December 12, 2001
WHY IS BUSH HOLDING THE BIN LADEN TAPE?
The Administration has been priming the American public for the release of the Bin Laden videotape for the last several days. Bush claims the tape shows Bin Laden’s undeniable role in the sinister plot to attack the World Trade Centers. Yet the Administration has waited until today to release the tapes for public viewing. Verna Avery Brown reports.
MILITARY COURTS AND CONSPIRACY CHARGES
The French government today demanded United States spare a French citizen charged with plotting the September 11th attacks on New York and Washington from a possible death sentence. France, like other European Union countries, scrapped its death penalty in 1981. A foreign ministry spokesman confirmed France would take steps to ensure he was not executed if found guilty by a U.S. federal court. An indictment released on Tuesday charges Moussaoui with conspiracy to commit acts of terrorism, to commit aircraft piracy, to destroy aircraft, to use weapons of mass destruction, to murder U.S. employees and to destroy property. Attorney general John Ashcroft surprised some when he told reporters yesterday the Justice Department would not seek to try Mousaoui in a military tribunal. But as Kata Mester reports from Capitol Hill Defense Department officials are keeping future military tribunals in mind.
FRENCH DIRECTOR TAVERNIER CAMPAIGNS AGAINST XENOPHOBIA
In France, filmmaker Bertrand Tavernier is at the forefront of a campaign to abolish what’s been denounced as “racist” legislation. The law allows French courts to deport thousands of petty criminals – mostly North African immigrants – every year once they’ve served their time. Rory Mulholland reports from Paris.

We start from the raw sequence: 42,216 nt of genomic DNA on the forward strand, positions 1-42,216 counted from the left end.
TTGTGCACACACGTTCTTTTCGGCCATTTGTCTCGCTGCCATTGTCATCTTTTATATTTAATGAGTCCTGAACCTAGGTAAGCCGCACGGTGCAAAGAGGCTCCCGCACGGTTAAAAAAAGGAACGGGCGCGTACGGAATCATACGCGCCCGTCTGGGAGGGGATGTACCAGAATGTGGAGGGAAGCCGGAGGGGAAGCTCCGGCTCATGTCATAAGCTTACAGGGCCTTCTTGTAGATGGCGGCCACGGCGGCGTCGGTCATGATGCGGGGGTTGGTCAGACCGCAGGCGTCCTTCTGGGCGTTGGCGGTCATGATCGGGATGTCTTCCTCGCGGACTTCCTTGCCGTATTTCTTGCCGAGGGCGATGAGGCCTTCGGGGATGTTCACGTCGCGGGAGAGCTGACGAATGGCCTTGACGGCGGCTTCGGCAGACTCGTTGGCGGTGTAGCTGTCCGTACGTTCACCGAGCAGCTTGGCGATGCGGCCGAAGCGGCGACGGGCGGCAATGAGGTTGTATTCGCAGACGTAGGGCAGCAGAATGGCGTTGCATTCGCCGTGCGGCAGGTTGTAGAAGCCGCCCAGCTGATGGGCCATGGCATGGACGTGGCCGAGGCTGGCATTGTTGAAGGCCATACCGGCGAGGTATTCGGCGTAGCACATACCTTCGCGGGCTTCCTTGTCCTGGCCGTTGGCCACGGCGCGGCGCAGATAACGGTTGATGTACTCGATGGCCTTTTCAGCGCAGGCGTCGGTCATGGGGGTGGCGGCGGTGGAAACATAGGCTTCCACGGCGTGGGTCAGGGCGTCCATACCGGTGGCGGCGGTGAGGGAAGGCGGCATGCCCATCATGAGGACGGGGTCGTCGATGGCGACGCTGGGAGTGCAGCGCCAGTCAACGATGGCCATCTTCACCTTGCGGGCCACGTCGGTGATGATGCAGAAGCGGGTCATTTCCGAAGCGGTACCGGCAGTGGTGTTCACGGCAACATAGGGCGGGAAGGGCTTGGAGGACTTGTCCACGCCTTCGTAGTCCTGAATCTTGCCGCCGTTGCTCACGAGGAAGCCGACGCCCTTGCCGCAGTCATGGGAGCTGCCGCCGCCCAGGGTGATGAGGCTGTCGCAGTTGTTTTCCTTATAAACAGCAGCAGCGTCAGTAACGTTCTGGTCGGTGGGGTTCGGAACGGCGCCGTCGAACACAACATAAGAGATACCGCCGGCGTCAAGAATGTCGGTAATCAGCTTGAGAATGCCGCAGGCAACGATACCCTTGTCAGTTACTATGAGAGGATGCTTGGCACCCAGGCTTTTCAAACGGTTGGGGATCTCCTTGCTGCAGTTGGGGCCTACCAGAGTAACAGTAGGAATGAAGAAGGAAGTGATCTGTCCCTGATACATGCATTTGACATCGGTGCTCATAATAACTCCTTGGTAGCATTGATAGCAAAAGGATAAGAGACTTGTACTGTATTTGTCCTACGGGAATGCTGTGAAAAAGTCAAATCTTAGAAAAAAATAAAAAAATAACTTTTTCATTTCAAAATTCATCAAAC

DETENTION WITHOUT TRIAL DEBATED IN BRITAIN
Britain’s far-reaching anti-terrorism bill returns to the House of Commons today ahead of what could be a final vote tomorrow. The House of Commons is expected to approve a bill that allows authorities to detain suspects without trial setting up a battle with the House of Lords, which earlier rejected such a provision. Anastasia Kershaw reports from London.
INDIA LAUNCHES LONG RANGE MISSILE TEST
President Bush told Congressional leaders today he intends to pull out of a key 1972 arms control treaty that serves as a roadblock to mounting a space based missile shield. Bush could announce his decision as early as tomorrow. the impact of a u.s. withdrawal from the 1972 treaty could be immense. It would give the a green light to conduct tests outlawed by the treaty and make a sharper judgment on the kind of defense that might work. Russian President Vladimir Putin has cautioned that unilateral U.S. withdrawal, which Bush has a legal right to do, could unravel the fabric of arms control woven over three decades of painstaking negotiations. Meanwhile, India today conducted a test launch a long range missile with nuclear capabilities for the first time today. correspondent Sputnik Kilambi is in India. She files this report.